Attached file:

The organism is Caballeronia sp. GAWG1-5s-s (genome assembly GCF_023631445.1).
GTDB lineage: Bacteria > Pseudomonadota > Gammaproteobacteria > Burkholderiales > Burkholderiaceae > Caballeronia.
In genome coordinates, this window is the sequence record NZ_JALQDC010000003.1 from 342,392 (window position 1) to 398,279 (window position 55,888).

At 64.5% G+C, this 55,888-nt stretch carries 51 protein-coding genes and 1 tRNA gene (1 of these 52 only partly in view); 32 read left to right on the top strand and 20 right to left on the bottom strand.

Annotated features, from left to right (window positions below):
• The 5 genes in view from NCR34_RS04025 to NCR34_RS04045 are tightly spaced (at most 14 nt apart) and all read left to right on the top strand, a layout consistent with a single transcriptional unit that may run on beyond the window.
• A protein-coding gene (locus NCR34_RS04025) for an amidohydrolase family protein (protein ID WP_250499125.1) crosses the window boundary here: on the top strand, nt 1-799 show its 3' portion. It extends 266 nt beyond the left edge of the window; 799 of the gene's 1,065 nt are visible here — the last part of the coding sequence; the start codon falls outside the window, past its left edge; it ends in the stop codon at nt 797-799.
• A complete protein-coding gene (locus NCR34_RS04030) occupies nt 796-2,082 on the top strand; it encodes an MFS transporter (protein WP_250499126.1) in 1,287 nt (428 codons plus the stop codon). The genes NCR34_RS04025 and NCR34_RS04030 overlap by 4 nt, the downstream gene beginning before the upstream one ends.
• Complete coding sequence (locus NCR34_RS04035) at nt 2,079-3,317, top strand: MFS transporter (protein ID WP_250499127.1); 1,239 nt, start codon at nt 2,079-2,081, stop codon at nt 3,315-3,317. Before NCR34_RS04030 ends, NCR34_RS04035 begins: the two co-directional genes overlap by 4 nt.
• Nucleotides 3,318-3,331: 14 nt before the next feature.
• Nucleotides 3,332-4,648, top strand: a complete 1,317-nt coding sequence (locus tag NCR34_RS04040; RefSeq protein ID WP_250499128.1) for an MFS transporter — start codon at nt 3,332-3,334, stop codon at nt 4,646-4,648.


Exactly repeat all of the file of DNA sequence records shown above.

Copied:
The organism is Caballeronia sp. GAWG1-5s-s (genome assembly GCF_023631445.1).
GTDB lineage: Bacteria > Pseudomonadota > Gammaproteobacteria > Burkholderiales > Burkholderiaceae > Caballeronia.
In genome coordinates, this window is the sequence record NZ_JALQDC010000003.1 from 342,392 (window position 1) to 398,279 (window position 55,888).

At 64.5% G+C, this 55,888-nt stretch carries 51 protein-coding genes and 1 tRNA gene (1 of these 52 only partly in view); 32 read left to right on the top strand and 20 right to left on the bottom strand.

Annotated features, from left to right (window positions below):
• The 5 genes in view from NCR34_RS04025 to NCR34_RS04045 are tightly spaced (at most 14 nt apart) and all read left to right on the top strand, a layout consistent with a single transcriptional unit that may run on beyond the window.
• A protein-coding gene (locus NCR34_RS04025) for an amidohydrolase family protein (protein ID WP_250499125.1) crosses the window boundary here: on the top strand, nt 1-799 show its 3' portion. It extends 266 nt beyond the left edge of the window; 799 of the gene's 1,065 nt are visible here — the last part of the coding sequence; the start codon falls outside the window, past its left edge; it ends in the stop codon at nt 797-799.
• A complete protein-coding gene (locus NCR34_RS04030) occupies nt 796-2,082 on the top strand; it encodes an MFS transporter (protein WP_250499126.1) in 1,287 nt (428 codons plus the stop codon). The genes NCR34_RS04025 and NCR34_RS04030 overlap by 4 nt, the downstream gene beginning before the upstream one ends.
• Complete coding sequence (locus NCR34_RS04035) at nt 2,079-3,317, top strand: MFS transporter (protein ID WP_250499127.1); 1,239 nt, start codon at nt 2,079-2,081, stop codon at nt 3,315-3,317. Before NCR34_RS04030 ends, NCR34_RS04035 begins: the two co-directional genes overlap by 4 nt.
• Nucleotides 3,318-3,331: 14 nt before the next feature.
• Nucleotides 3,332-4,648, top strand: a complete 1,317-nt coding sequence (locus tag NCR34_RS04040; RefSeq protein ID WP_250499128.1) for an MFS transporter — start codon at nt 3,332-3,334, stop codon at nt 4,646-4,648.